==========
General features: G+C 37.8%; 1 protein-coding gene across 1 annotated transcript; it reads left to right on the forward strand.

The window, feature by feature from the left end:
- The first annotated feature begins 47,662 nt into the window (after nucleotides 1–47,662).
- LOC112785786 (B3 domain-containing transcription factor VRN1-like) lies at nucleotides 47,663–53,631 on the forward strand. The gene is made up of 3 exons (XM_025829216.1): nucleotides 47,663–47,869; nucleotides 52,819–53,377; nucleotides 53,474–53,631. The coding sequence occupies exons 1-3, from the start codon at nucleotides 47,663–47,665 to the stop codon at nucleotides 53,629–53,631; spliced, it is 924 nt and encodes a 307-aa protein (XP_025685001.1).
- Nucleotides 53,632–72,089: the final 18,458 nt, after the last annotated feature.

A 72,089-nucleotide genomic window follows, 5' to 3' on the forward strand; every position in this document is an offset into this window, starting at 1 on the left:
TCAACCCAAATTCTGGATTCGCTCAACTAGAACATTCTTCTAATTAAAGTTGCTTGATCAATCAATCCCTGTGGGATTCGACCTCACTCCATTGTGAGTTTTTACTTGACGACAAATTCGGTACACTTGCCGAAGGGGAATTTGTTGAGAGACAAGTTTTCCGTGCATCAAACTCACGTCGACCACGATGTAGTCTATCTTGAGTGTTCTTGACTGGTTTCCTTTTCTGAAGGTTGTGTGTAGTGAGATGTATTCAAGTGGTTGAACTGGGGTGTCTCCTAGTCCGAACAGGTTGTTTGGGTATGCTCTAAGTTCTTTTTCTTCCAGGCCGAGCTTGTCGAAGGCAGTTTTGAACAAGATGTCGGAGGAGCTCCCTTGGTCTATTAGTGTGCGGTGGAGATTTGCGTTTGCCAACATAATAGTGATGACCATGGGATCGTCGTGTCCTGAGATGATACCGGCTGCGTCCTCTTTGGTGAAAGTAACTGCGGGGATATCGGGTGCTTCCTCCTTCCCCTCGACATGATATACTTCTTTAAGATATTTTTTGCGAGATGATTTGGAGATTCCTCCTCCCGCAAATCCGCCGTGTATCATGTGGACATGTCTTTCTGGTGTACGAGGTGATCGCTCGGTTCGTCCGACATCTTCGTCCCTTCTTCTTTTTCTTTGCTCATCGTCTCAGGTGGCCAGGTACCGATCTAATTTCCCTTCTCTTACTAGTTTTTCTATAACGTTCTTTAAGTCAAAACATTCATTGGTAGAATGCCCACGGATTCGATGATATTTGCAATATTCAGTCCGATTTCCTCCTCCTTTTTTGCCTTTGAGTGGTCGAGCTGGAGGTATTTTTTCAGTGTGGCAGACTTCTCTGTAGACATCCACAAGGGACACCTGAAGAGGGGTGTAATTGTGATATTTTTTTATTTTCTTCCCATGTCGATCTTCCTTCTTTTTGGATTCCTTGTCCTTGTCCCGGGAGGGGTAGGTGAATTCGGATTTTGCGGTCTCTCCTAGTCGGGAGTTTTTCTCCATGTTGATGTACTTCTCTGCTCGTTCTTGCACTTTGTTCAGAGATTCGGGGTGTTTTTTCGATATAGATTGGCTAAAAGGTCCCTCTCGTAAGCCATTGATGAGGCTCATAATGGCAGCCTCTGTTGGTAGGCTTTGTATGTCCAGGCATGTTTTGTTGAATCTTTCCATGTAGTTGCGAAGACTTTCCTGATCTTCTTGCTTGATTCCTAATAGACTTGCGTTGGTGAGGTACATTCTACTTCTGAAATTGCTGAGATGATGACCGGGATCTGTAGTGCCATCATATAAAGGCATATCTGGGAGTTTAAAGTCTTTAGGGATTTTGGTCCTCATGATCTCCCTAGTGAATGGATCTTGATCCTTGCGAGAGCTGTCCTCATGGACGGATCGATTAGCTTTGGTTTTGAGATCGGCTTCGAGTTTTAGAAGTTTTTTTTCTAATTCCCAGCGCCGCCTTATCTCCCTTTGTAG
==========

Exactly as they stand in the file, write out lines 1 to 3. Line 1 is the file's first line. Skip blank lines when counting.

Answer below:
General features: G+C 37.8%; 1 protein-coding gene across 1 annotated transcript; it reads left to right on the forward strand.

The window, feature by feature from the left end:
- The first annotated feature begins 47,662 nt into the window (after nucleotides 1–47,662).